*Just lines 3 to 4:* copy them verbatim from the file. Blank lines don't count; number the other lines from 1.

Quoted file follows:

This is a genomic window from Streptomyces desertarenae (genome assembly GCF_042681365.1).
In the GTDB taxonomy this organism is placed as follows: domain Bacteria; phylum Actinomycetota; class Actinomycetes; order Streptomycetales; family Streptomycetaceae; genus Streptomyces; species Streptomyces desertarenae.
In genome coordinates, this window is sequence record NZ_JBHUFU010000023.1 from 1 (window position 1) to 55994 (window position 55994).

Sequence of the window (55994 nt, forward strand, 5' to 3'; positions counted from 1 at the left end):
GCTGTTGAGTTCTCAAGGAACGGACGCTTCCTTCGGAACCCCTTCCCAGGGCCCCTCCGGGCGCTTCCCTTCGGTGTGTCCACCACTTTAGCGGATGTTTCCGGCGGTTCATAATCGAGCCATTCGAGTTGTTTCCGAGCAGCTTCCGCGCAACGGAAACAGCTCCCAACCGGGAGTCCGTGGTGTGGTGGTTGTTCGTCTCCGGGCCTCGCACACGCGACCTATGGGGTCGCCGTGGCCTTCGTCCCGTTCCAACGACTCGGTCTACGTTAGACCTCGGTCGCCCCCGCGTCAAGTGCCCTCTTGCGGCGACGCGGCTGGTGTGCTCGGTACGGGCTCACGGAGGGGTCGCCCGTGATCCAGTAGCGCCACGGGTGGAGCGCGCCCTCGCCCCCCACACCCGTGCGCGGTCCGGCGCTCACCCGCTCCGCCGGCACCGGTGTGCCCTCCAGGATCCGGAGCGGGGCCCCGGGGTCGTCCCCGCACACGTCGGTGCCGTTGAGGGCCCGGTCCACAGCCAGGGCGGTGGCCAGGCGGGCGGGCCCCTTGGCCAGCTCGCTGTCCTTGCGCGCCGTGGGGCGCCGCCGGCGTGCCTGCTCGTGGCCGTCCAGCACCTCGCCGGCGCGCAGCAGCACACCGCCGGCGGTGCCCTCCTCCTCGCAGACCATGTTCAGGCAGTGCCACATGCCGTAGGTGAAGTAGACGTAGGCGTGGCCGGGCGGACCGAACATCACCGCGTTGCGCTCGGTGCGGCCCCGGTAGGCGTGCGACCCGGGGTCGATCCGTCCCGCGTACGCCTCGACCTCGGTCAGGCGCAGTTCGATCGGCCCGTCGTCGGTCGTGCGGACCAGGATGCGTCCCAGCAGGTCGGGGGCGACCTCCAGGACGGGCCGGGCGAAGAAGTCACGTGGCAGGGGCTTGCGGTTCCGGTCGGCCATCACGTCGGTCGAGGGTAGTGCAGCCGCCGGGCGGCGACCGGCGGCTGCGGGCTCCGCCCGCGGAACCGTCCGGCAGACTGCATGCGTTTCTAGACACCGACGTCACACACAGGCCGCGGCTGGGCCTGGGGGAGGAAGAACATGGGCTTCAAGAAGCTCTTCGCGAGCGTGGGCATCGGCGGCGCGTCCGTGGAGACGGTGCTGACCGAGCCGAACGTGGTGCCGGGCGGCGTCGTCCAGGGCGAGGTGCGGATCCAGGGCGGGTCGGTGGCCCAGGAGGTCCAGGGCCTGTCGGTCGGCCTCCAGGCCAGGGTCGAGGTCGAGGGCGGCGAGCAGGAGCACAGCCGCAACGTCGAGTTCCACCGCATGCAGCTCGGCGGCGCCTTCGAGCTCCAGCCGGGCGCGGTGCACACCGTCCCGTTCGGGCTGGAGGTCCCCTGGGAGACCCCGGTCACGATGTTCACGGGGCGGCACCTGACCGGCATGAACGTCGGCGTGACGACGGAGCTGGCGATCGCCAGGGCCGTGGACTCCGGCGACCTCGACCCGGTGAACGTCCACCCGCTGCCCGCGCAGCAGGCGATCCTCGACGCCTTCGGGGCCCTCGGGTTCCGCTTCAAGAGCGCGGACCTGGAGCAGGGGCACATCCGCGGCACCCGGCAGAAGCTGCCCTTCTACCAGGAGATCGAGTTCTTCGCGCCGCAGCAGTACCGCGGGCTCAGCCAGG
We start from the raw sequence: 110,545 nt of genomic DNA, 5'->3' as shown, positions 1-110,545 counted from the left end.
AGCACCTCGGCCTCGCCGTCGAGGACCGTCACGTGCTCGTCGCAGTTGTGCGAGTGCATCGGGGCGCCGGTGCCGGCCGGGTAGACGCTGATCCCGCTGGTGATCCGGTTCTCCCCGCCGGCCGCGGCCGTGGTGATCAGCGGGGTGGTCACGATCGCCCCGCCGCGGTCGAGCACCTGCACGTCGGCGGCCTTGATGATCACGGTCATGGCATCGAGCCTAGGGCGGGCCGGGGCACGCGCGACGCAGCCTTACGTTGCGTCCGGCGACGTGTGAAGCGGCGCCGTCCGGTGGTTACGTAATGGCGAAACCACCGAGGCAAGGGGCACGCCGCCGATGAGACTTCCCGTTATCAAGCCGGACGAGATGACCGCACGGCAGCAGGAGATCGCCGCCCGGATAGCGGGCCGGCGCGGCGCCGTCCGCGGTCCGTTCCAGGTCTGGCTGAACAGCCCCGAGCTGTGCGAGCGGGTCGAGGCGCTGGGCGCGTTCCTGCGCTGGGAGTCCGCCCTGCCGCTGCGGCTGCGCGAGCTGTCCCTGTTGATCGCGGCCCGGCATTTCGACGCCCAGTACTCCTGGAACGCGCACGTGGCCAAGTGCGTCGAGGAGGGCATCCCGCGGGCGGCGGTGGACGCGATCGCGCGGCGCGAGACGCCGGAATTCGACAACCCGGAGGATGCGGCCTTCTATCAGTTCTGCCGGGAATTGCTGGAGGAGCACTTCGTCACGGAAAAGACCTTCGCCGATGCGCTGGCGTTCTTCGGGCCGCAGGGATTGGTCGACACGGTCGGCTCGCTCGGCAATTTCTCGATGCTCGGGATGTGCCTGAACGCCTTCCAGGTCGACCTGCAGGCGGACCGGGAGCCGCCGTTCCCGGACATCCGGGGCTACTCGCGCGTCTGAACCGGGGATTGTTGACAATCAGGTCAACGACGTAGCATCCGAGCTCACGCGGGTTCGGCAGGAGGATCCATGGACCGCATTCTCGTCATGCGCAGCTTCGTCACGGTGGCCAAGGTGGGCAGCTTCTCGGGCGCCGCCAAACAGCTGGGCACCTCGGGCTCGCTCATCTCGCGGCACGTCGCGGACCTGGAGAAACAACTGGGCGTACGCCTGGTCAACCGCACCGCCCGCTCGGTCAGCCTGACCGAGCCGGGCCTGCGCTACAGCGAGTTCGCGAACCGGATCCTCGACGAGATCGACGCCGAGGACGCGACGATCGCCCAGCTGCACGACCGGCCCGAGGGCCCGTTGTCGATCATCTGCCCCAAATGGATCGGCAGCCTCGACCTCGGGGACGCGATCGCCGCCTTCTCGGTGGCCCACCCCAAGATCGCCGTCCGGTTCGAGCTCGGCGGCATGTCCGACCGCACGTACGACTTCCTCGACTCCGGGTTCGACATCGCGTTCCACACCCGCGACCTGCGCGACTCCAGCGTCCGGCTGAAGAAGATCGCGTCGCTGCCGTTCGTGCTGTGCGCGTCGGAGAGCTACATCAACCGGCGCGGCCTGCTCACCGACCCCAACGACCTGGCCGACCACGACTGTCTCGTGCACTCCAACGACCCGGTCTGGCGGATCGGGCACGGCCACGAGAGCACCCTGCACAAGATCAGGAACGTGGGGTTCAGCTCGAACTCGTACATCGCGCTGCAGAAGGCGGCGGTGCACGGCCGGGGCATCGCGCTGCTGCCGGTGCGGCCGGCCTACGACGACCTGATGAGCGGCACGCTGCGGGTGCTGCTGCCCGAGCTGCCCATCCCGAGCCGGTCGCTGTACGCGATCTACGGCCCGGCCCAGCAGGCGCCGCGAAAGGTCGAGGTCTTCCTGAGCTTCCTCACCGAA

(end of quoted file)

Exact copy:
In genome coordinates, this window is sequence record NZ_JBHUFU010000023.1 from 1 (window position 1) to 55994 (window position 55994).

Sequence of the window (55994 nt, forward strand, 5' to 3'; positions counted from 1 at the left end):